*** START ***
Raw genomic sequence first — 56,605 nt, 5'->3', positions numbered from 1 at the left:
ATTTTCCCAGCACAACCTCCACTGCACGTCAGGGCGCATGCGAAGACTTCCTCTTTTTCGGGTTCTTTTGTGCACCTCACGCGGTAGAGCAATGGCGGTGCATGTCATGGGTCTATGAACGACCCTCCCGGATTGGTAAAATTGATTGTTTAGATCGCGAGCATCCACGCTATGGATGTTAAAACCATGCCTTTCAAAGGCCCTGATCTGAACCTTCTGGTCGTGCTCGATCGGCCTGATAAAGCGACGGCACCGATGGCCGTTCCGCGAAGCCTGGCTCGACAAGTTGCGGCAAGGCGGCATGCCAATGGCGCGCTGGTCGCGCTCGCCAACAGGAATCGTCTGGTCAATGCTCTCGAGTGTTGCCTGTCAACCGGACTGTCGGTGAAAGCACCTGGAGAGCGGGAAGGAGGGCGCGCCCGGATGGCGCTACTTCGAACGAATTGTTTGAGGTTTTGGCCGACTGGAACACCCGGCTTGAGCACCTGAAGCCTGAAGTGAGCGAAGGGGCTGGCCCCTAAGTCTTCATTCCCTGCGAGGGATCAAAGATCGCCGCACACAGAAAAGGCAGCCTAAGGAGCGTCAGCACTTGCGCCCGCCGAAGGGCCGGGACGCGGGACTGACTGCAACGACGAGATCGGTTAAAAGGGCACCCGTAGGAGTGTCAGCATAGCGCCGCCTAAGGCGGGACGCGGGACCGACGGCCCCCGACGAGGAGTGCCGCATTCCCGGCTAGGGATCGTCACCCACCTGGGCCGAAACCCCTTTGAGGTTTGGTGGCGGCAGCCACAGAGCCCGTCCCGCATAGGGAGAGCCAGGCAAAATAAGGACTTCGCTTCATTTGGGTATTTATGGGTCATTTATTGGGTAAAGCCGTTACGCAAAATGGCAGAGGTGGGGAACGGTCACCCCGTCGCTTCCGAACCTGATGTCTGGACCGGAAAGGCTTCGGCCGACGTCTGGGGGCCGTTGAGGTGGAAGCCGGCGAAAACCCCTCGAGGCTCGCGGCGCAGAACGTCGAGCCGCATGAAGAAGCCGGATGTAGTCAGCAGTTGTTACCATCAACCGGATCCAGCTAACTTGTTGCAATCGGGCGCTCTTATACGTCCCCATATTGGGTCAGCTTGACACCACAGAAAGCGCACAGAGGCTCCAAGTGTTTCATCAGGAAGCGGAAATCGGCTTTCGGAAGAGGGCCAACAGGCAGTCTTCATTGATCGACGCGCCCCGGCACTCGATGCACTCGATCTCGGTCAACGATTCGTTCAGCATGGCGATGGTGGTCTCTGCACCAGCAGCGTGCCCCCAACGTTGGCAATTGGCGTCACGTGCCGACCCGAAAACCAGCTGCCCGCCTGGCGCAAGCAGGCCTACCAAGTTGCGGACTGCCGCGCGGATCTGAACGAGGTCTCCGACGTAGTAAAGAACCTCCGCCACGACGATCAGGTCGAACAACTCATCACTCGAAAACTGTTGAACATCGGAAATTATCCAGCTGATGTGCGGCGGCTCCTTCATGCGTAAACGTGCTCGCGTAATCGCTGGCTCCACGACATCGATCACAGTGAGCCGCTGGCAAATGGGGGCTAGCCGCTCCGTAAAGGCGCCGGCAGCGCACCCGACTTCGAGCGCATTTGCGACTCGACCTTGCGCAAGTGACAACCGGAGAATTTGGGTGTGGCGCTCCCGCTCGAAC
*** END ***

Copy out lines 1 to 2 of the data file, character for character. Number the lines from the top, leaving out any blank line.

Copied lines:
Raw genomic sequence first — 56,605 nt, 5'->3', positions numbered from 1 at the left:
ATTTTCCCAGCACAACCTCCACTGCACGTCAGGGCGCATGCGAAGACTTCCTCTTTTTCGGGTTCTTTTGTGCACCTCACGCGGTAGAGCAATGGCGGTGCATGTCATGGGTCTATGAACGACCCTCCCGGATTGGTAAAATTGATTGTTTAGATCGCGAGCATCCACGCTATGGATGTTAAAACCATGCCTTTCAAAGGCCCTGATCTGAACCTTCTGGTCGTGCTCGATCGGCCTGATAAAGCGACGGCACCGATGGCCGTTCCGCGAAGCCTGGCTCGACAAGTTGCGGCAAGGCGGCATGCCAATGGCGCGCTGGTCGCGCTCGCCAACAGGAATCGTCTGGTCAATGCTCTCGAGTGTTGCCTGTCAACCGGACTGTCGGTGAAAGCACCTGGAGAGCGGGAAGGAGGGCGCGCCCGGATGGCGCTACTTCGAACGAATTGTTTGAGGTTTTGGCCGACTGGAACACCCGGCTTGAGCACCTGAAGCCTGAAGTGAGCGAAGGGGCTGGCCCCTAAGTCTTCATTCCCTGCGAGGGATCAAAGATCGCCGCACACAGAAAAGGCAGCCTAAGGAGCGTCAGCACTTGCGCCCGCCGAAGGGCCGGGACGCGGGACTGACTGCAACGACGAGATCGGTTAAAAGGGCACCCGTAGGAGTGTCAGCATAGCGCCGCCTAAGGCGGGACGCGGGACCGACGGCCCCCGACGAGGAGTGCCGCATTCCCGGCTAGGGATCGTCACCCACCTGGGCCGAAACCCCTTTGAGGTTTGGTGGCGGCAGCCACAGAGCCCGTCCCGCATAGGGAGAGCCAGGCAAAATAAGGACTTCGCTTCATTTGGGTATTTATGGGTCATTTATTGGGTAAAGCCGTTACGCAAAATGGCAGAGGTGGGGAACGGTCACCCCGTCGCTTCCGAACCTGATGTCTGGACCGGAAAGGCTTCGGCCGACGTCTGGGGGCCGTTGAGGTGGAAGCCGGCGAAAACCCCTCGAGGCTCGCGGCGCAGAACGTCGAGCCGCATGAAGAAGCCGGATGTAGTCAGCAGTTGTTACCATCAACCGGATCCAGCTAACTTGTTGCAATCGGGCGCTCTTATACGTCCCCATATTGGGTCAGCTTGACACCACAGAAAGCGCACAGAGGCTCCAAGTGTTTCATCAGGAAGCGGAAATCGGCTTTCGGAAGAGGGCCAACAGGCAGTCTTCATTGATCGACGCGCCCCGGCACTCGATGCACTCGATCTCGGTCAACGATTCGTTCAGCATGGCGATGGTGGTCTCTGCACCAGCAGCGTGCCCCCAACGTTGGCAATTGGCGTCACGTGCCGACCCGAAAACCAGCTGCCCGCCTGGCGCAAGCAGGCCTACCAAGTTGCGGACTGCCGCGCGGATCTGAACGAGGTCTCCGACGTAGTAAAGAACCTCCGCCACGACGATCAGGTCGAACAACTCATCACTCGAAAACTGTTGAACATCGGAAATTATCCAGCTGATGTGCGGCGGCTCCTTCATGCGTAAACGTGCTCGCGTAATCGCTGGCTCCACGACATCGATCACAGTGAGCCGCTGGCAAATGGGGGCTAGCCGCTCCGTAAAGGCGCCGGCAGCGCACCCGACTTCGAGCGCATTTGCGACTCGACCTTGCGCAAGTGACAACCGGAGAATTTGGGTGTGGCGCTCCCGCTCGAAC